The samadhisound website informed us that To Play’s title was suggested by writer/musician and long-time friend of Bailey’s, David Toop, after hearing the work which he placed among his favourite solo recordings of the artist. Toop was quoted: ‘After my last face to face conversation with Derek, I was so struck by his emphasis on “just playing” as a deep philosophy at the core of his work, and some of the anecdotes of his early life, that I thought of writing a stage play. My idea was that Derek would play within the play. I suggested this to him and he seemed agreeable, at least. The idea came to nothing, partly because of other commitments and partly because I don’t have a great love for most theatre and so couldn’t seem to get started on it, but I still like this word “Play” (much Beckett in there) in relation to Derek’s activity.’

As ‘The Good Son’ begins we hear Bailey speaking, a fragment of an aside referencing the fact that he is recording with the intention of his music being accompanied by a vocal. It’s most likely an exchange with Hrycek-Robinson in the control room. Similar snatched conversations crop up on To Play: The Blemish Sessions, for instance at the end of ‘Play 2’ when the track comes to an abrupt halt as the guitarist drops his plectrum. ‘Unfortunate ending!’ he exclaims. ‘I’ll carry on a bit, ok?’ Then later, ‘I’ll try the electric,’ as he switches instruments, and finally – as the disc closes – a matter-of-fact ‘that’s it’. The presence of Derek’s voice injects something of the spirit of the man into the recording and I remember being deeply touched at hearing the unpretentious humanity in these moments so soon after his passing.

Sylvian did admit that ‘there were a number of pieces recorded for me which were just off the scale, I couldn’t possibly respond to them as a vocalist.’ In others, however, it’s as if the music breathes in the space left to accommodate his voice. ‘Play 1’ and ‘Play 3’ are tracks I like to interlace with the ‘The Good Son’ and ‘She is Not’, placing Sylvian’s completed work within the context of what Bailey delivered in anticipation of his collaborator’s contribution.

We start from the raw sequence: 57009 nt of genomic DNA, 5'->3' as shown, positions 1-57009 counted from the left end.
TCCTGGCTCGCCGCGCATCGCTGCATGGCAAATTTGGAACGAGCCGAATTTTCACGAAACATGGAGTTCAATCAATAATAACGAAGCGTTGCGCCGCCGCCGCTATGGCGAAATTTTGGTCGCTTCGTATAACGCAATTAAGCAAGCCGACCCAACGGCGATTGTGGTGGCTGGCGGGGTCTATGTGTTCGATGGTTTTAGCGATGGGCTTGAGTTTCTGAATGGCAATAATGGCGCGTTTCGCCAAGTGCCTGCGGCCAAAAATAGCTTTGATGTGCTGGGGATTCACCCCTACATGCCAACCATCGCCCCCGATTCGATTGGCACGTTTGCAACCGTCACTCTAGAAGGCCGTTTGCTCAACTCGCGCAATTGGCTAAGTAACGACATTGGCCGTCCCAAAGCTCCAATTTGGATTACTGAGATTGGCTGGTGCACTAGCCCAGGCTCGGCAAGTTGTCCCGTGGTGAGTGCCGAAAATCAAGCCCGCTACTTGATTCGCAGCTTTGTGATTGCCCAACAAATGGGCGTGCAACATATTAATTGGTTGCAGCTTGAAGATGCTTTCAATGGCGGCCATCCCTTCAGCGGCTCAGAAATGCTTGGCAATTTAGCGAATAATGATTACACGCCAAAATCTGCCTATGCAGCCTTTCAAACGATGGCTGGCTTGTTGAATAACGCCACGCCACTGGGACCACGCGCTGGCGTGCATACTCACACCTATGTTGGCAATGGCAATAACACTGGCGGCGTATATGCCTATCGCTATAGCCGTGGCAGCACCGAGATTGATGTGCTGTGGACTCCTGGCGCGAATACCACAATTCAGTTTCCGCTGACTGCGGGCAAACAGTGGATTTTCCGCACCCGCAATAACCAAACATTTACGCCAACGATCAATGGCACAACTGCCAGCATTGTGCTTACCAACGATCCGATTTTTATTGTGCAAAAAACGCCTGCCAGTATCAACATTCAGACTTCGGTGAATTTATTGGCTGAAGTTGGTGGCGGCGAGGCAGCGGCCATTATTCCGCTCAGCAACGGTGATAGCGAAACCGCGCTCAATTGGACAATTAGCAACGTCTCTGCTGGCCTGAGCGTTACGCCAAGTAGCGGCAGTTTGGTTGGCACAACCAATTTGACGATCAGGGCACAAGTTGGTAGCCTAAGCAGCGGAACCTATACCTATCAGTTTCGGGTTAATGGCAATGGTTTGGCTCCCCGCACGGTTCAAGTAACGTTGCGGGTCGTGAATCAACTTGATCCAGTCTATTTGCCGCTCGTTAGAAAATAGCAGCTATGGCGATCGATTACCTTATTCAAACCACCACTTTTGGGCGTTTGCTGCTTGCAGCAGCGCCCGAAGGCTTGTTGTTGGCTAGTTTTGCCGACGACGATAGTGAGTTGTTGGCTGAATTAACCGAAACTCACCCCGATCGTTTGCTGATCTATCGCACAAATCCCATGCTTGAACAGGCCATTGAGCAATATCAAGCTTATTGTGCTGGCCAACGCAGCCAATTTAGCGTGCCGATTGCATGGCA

The lyric of ‘The Good Son’ is an intriguing one. As listeners we are immediately disorientated since we have no idea who the ‘you’ and ‘he’ of the opening lines might refer to, it’s as if we are thrust into a situation and left grappling for context.

‘You know he’ll take you
But not too far’

Blemish was borne on a tide of emotions sparked by the crisis in the song-writer’s relationship with his wife. Interesting then that events are articulated here not in terms of what is happening between husband and wife but with the focus on the unbreakable blood-line bonds between parent and son. I guess anyone who has been through a break-up will have experienced how it’s not only the relationship with a spouse or partner that is thrown into chaos. Suddenly relationships with parents, siblings and children are cast in a new light as circumstances are redrawn around a sudden dislocation in what once seemed stable.

‘He tells himself it’s too far to come
To redefine his aspirations to be
The good son’

The character of ‘The Good Son’ could be Sylvian himself, a foil to ‘The Only Daughter’ of the track that follows, the two pitted against one another in the title of the subsequent album of remixes The Good Son vs The Only Daughter. The lyric may even hint to being the first-born…

‘Always first in line
Second to none’